Posted on 4 June 2015
iGEM is an international synthetic biology contest that aims to produce novel ideas for potential use in real-world challenges. Given a toolkit of biological parts (‘biobricks’), students are asked to create a biological system to operate in a living cell.
This year a team of 14 York science students, from Departments including Biology, Chemistry and Computer Science, will compete in the undergraduate division of iGEM. Their project idea is to engineer bacteria that could be used to remove phosphate from waste water – an alternative to chemical phosphate removal. Bio-remediating water from metal and phosphate pollution will allow the recycling of minerals, and is an issue that local water boards and treatment companies are targeting.
Secondly, York’s iGEM team hopes to design bacteria that will target and extract precious metals in wastewater. With predictions that there may be increased metal concentrations in waste water in the future, potentially recovering elements such as silver, copper, gold and iron would have economic benefits.
Working over the summer to research and develop such bacteria, the York team will present their findings at iGEM’s Giant Jamboree at MIT in Boston, USA, on September 24-28 2015.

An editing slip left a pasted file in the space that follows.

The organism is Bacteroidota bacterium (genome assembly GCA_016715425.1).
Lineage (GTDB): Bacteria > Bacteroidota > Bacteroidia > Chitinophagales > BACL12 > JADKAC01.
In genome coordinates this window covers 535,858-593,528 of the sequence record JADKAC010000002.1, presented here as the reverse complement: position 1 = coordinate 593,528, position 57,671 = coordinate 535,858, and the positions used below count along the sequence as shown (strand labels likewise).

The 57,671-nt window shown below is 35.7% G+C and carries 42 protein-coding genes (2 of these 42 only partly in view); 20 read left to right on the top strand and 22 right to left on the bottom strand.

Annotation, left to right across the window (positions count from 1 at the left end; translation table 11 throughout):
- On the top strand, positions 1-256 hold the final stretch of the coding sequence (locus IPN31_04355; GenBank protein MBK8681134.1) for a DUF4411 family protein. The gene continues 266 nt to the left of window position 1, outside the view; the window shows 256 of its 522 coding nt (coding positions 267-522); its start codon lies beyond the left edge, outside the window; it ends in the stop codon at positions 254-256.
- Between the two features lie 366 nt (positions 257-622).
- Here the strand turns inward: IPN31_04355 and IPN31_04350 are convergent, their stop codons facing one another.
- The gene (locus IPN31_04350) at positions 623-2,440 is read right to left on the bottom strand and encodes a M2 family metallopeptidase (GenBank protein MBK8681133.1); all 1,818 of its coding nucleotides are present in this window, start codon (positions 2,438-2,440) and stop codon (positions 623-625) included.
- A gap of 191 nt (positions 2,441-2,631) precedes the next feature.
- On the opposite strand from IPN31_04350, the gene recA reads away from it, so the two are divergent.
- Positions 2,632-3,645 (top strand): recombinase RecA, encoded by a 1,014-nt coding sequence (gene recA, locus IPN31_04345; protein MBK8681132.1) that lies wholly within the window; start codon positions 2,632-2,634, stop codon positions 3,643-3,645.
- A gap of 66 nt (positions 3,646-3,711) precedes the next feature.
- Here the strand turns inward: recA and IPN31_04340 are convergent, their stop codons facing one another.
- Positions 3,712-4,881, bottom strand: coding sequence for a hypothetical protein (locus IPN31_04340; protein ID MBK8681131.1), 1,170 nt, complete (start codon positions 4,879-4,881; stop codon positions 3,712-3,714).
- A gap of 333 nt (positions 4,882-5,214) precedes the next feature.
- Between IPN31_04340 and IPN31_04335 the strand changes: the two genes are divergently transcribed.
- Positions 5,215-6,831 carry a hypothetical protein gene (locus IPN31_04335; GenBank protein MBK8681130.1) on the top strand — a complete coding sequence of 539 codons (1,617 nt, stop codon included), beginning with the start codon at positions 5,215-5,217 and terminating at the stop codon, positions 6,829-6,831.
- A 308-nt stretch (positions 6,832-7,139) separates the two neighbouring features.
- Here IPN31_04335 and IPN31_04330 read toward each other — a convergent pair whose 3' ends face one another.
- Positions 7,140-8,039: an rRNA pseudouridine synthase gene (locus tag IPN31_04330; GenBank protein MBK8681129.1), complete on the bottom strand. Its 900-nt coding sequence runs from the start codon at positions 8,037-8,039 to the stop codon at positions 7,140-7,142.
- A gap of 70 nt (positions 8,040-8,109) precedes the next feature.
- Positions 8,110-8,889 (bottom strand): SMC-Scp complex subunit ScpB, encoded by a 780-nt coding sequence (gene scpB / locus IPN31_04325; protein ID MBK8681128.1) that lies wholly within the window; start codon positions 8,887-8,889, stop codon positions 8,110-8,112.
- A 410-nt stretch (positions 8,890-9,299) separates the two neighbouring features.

Abigail Rowbotham, a first year Biology undergraduate at York and member of the iGEM team, said: “Back in 2013, York’s iGEM team obtained a gold medal and we plan to repeat our success with the 2015 team. Competing will be a fantastic opportunity to apply what we learn in our courses to actual real life problems, expand our skill sets and work with people on an international scale.”
Junhee Jung, a first year Biology undergraduate and fellow iGEM team member, added: “Our hope for a gold medal for our project is something we strongly believe we can achieve. Taking part in the competition benefits a range of people, from the participants who will gain experience in designing and carrying out an experiment before communicating it to the public, to the wider community for providing an accurate view on genetic engineering of organisms.”
Students will be supported with guidance from academic staff including Dr James Chong, Senior Lecturer in the Department of Biology, Dr Gavin Thomas, Senior Lecturer in Molecular Microbiology, Professor Maggie Smith, Department of Biology, Dr Alison Parkin, Anniversary Research Lecturer in the Department of Chemistry, and Dr Steve Johnson, Lecturer in the Department of Electronics.